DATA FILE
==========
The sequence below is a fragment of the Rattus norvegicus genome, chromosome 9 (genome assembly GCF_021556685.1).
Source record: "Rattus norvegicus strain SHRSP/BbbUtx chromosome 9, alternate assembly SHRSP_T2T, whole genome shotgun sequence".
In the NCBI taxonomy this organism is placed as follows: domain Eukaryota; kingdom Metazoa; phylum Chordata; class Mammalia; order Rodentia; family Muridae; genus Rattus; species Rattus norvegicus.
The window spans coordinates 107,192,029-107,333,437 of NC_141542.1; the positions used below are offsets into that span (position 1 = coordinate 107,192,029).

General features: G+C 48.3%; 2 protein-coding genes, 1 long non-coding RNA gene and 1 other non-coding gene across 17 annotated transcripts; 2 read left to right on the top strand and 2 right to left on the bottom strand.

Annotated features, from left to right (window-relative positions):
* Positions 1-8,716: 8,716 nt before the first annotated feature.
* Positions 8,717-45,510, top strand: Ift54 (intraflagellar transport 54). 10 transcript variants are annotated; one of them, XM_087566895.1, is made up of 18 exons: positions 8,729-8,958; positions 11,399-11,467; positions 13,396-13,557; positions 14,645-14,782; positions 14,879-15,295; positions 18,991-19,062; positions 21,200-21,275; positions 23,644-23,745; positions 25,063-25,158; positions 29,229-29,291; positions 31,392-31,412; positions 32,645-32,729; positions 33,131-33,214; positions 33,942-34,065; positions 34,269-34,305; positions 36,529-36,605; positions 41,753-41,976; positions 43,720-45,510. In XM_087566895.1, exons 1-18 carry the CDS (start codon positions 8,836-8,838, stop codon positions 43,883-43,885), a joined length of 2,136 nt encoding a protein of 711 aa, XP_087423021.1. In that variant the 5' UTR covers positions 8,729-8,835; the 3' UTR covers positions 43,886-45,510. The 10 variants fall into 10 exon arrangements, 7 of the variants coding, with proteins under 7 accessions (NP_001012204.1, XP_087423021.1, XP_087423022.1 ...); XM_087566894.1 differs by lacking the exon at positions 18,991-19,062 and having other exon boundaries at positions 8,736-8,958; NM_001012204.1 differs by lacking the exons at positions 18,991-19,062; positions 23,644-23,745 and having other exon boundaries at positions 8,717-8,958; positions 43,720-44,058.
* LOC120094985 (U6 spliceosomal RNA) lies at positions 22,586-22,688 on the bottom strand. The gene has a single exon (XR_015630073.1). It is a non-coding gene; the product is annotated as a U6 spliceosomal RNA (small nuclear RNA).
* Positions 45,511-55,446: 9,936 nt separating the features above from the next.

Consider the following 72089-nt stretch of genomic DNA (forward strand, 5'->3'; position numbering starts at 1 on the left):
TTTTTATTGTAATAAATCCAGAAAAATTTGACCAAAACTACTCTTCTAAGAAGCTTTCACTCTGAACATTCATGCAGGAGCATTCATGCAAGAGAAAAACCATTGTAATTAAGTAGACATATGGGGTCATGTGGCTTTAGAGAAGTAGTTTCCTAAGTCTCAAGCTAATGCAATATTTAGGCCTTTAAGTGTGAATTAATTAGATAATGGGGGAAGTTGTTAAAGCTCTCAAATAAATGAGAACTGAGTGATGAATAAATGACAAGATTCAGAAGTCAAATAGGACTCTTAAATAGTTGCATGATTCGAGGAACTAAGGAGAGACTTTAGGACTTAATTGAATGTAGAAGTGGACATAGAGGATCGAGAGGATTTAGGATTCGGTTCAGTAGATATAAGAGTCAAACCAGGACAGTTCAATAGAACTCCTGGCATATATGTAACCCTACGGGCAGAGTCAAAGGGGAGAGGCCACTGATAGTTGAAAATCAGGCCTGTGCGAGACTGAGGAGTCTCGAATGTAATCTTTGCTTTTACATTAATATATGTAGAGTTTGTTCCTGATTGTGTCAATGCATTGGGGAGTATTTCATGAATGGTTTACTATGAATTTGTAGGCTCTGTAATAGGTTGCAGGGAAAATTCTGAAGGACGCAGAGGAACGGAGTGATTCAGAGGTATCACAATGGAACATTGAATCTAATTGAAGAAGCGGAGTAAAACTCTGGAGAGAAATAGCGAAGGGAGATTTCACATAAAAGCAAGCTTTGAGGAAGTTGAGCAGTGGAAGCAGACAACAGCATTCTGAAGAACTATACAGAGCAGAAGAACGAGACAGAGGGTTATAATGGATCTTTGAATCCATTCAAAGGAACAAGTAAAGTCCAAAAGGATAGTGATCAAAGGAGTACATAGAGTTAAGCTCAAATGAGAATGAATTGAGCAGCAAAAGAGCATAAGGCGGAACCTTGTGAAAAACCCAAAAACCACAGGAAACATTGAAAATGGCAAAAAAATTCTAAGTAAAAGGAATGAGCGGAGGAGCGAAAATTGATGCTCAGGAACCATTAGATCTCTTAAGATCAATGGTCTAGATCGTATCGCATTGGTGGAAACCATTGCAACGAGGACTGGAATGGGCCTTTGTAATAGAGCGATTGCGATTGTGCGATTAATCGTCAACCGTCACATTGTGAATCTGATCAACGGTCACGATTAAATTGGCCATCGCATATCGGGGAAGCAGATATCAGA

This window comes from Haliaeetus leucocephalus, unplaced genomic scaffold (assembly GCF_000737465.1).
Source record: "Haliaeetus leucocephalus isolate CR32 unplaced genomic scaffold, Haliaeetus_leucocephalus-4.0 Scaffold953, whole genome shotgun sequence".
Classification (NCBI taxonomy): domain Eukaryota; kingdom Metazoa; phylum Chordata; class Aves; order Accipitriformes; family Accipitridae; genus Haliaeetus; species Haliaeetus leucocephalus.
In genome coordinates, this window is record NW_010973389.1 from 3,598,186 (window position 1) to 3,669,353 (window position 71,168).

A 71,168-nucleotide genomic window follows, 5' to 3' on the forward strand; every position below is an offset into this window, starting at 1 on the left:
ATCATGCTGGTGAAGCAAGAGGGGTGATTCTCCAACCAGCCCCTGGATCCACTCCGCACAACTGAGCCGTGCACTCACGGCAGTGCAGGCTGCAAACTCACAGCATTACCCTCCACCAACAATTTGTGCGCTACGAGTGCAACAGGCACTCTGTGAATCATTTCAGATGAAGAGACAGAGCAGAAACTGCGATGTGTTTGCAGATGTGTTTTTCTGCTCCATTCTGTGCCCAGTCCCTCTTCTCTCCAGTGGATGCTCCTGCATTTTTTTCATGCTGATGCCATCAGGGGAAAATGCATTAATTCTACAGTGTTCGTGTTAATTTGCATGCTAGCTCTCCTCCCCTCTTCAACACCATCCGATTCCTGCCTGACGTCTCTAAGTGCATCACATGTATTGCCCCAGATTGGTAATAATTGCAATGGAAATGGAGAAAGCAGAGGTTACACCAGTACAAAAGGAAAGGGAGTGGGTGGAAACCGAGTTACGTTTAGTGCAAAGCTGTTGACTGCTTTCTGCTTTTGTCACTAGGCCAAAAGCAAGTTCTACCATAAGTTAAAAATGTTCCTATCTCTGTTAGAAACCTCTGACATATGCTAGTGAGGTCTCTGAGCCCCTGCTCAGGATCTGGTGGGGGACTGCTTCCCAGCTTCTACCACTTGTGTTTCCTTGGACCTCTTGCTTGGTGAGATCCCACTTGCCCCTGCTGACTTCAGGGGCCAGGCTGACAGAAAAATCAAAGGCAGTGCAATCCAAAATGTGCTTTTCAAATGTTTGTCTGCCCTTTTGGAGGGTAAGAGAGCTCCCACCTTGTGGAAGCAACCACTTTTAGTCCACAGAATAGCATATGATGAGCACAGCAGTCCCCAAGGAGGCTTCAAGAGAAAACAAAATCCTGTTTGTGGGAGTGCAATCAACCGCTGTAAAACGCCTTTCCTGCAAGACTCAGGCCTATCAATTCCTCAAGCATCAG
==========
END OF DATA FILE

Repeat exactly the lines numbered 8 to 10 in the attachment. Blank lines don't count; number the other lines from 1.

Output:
* Positions 8,717-45,510, top strand: Ift54 (intraflagellar transport 54). 10 transcript variants are annotated; one of them, XM_087566895.1, is made up of 18 exons: positions 8,729-8,958; positions 11,399-11,467; positions 13,396-13,557; positions 14,645-14,782; positions 14,879-15,295; positions 18,991-19,062; positions 21,200-21,275; positions 23,644-23,745; positions 25,063-25,158; positions 29,229-29,291; positions 31,392-31,412; positions 32,645-32,729; positions 33,131-33,214; positions 33,942-34,065; positions 34,269-34,305; positions 36,529-36,605; positions 41,753-41,976; positions 43,720-45,510. In XM_087566895.1, exons 1-18 carry the CDS (start codon positions 8,836-8,838, stop codon positions 43,883-43,885), a joined length of 2,136 nt encoding a protein of 711 aa, XP_087423021.1. In that variant the 5' UTR covers positions 8,729-8,835; the 3' UTR covers positions 43,886-45,510. The 10 variants fall into 10 exon arrangements, 7 of the variants coding, with proteins under 7 accessions (NP_001012204.1, XP_087423021.1, XP_087423022.1 ...); XM_087566894.1 differs by lacking the exon at positions 18,991-19,062 and having other exon boundaries at positions 8,736-8,958; NM_001012204.1 differs by lacking the exons at positions 18,991-19,062; positions 23,644-23,745 and having other exon boundaries at positions 8,717-8,958; positions 43,720-44,058.
* LOC120094985 (U6 spliceosomal RNA) lies at positions 22,586-22,688 on the bottom strand. The gene has a single exon (XR_015630073.1). It is a non-coding gene; the product is annotated as a U6 spliceosomal RNA (small nuclear RNA).
* Positions 45,511-55,446: 9,936 nt separating the features above from the next.